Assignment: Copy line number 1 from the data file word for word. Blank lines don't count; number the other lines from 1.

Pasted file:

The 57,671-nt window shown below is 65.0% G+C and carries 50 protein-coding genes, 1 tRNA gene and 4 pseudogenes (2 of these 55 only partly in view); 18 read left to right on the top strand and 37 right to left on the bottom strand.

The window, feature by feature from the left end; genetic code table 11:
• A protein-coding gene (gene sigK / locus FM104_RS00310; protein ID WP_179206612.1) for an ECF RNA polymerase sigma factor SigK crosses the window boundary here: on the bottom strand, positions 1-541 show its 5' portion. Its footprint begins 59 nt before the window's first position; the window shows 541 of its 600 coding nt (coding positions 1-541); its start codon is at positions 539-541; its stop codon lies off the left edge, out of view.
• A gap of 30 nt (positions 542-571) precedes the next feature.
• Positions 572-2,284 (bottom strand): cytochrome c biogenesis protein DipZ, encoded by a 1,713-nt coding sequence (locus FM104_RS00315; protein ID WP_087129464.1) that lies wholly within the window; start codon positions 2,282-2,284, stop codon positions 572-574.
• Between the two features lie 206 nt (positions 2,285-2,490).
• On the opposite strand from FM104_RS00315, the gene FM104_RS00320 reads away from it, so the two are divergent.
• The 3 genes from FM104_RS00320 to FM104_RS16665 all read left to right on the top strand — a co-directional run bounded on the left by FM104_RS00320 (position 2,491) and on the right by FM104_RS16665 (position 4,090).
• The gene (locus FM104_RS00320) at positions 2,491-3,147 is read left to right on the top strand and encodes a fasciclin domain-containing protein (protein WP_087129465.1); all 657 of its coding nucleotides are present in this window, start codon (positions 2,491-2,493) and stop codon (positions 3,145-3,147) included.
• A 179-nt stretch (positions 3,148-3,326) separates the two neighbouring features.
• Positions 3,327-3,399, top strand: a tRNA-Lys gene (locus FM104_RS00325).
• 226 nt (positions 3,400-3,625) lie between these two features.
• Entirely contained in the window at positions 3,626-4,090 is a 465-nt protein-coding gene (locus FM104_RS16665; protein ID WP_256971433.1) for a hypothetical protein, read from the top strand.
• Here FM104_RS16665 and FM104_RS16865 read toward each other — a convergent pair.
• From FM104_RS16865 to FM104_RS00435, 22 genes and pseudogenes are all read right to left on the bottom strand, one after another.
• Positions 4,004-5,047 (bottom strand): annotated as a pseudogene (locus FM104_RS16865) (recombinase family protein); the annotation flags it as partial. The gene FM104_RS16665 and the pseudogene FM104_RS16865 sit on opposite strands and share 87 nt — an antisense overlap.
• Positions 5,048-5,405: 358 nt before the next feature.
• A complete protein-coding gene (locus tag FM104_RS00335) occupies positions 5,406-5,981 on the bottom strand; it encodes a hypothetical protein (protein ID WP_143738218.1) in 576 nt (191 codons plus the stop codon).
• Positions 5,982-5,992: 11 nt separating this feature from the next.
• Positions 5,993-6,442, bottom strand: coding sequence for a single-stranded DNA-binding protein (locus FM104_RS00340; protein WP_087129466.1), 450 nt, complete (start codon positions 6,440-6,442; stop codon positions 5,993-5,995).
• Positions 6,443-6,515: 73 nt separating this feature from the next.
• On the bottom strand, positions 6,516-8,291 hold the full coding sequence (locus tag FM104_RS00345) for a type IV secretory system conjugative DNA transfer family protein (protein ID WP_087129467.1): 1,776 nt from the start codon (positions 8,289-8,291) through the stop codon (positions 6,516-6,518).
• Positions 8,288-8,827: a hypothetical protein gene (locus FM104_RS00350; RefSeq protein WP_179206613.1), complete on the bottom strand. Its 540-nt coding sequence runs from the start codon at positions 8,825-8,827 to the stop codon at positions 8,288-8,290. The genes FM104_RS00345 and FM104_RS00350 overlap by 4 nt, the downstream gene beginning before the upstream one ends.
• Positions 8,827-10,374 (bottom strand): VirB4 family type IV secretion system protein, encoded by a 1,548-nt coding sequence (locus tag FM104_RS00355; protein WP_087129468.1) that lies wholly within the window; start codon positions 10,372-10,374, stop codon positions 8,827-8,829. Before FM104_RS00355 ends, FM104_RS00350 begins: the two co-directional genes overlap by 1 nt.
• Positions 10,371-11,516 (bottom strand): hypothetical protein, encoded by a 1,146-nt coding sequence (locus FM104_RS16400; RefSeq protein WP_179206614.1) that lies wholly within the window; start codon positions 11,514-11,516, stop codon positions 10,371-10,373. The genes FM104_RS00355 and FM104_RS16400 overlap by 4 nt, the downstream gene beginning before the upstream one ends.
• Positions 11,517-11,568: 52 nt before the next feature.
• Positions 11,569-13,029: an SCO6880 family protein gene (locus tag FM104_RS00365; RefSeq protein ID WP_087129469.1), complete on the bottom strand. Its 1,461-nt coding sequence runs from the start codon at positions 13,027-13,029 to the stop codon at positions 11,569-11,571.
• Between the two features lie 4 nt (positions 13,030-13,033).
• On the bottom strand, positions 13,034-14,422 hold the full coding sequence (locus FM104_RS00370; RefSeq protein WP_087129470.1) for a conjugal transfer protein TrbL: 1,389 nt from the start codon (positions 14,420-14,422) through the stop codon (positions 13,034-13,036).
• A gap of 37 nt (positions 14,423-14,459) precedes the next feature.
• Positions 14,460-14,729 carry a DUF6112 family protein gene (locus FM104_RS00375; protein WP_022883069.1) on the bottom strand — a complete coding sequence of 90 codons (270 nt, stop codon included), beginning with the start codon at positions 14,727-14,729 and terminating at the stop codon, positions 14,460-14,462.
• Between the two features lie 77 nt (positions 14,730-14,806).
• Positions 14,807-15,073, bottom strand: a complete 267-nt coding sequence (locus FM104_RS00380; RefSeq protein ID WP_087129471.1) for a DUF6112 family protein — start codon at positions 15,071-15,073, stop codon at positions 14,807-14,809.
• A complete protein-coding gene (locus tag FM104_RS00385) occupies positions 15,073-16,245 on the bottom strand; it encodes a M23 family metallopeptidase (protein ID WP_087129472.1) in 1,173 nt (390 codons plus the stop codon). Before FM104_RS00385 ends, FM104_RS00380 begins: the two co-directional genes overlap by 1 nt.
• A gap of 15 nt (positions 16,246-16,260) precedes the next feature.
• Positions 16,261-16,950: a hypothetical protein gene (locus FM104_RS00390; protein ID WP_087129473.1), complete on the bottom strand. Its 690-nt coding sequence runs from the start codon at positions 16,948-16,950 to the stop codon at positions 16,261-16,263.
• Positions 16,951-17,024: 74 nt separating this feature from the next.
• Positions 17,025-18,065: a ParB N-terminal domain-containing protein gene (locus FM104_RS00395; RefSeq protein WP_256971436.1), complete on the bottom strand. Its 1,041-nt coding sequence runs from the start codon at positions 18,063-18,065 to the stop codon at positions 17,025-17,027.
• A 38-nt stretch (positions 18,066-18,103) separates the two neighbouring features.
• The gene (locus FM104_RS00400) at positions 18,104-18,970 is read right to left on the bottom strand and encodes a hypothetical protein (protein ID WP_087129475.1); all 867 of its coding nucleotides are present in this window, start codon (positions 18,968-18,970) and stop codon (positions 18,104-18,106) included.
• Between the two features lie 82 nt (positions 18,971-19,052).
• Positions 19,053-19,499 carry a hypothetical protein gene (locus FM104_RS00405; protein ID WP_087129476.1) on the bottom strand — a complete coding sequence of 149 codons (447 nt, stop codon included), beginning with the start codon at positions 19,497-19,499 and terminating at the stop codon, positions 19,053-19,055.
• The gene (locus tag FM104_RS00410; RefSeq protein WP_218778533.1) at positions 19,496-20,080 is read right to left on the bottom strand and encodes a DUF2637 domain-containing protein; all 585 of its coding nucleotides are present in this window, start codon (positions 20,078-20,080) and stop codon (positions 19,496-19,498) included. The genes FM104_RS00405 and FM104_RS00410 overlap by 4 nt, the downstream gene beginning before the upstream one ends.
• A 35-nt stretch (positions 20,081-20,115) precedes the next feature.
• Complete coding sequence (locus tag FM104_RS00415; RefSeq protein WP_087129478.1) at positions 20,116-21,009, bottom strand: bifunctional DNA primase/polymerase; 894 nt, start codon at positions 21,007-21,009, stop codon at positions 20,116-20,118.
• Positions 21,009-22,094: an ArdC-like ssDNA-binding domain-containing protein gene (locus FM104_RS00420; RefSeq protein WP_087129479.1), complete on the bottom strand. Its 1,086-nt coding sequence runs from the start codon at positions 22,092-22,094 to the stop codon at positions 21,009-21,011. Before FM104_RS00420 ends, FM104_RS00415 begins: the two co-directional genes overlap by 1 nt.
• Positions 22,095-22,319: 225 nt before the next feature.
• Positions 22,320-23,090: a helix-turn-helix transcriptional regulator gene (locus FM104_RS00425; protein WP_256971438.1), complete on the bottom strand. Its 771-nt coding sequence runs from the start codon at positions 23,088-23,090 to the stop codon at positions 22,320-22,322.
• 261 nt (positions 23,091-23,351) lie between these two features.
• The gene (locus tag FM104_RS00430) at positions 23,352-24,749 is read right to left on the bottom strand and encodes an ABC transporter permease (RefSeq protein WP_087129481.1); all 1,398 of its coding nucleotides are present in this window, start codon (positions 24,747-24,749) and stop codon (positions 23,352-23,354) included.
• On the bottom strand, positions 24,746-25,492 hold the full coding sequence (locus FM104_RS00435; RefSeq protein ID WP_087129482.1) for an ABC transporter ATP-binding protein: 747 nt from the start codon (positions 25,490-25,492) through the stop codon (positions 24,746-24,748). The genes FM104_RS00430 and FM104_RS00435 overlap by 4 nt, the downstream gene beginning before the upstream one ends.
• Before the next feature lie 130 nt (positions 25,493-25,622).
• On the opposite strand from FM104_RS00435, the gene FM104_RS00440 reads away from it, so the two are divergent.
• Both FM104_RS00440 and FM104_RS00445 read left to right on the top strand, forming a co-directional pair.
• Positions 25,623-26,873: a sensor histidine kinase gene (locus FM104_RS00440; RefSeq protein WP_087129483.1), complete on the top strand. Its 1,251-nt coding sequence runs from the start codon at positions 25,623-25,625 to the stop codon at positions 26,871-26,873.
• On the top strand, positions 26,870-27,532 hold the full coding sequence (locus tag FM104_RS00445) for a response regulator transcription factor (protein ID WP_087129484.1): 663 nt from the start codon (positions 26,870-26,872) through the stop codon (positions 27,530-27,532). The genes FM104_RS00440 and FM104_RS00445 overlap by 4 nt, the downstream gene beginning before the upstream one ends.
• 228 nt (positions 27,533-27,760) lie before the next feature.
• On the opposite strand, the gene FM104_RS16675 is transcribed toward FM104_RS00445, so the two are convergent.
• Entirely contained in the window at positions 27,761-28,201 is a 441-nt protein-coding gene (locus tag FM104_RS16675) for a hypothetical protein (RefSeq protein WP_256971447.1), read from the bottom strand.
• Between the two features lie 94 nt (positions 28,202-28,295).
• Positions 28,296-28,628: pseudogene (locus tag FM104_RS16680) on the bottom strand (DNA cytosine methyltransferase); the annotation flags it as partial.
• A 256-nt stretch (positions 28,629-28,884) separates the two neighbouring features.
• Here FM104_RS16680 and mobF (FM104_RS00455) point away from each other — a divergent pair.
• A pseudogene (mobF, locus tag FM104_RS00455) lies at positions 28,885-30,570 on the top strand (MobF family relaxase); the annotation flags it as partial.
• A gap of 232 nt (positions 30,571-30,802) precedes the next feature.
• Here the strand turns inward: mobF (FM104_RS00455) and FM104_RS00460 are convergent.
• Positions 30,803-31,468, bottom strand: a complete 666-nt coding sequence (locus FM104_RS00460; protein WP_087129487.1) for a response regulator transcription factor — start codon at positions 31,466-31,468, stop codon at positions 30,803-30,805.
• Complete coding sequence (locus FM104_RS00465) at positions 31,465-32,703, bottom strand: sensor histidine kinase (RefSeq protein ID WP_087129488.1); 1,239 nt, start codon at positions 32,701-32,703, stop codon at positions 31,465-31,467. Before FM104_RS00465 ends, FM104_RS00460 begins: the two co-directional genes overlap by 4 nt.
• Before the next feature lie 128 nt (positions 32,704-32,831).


The 57,671-nt window shown below is 65.0% G+C and carries 50 protein-coding genes, 1 tRNA gene and 4 pseudogenes (2 of these 55 only partly in view); 18 read left to right on the top strand and 37 right to left on the bottom strand.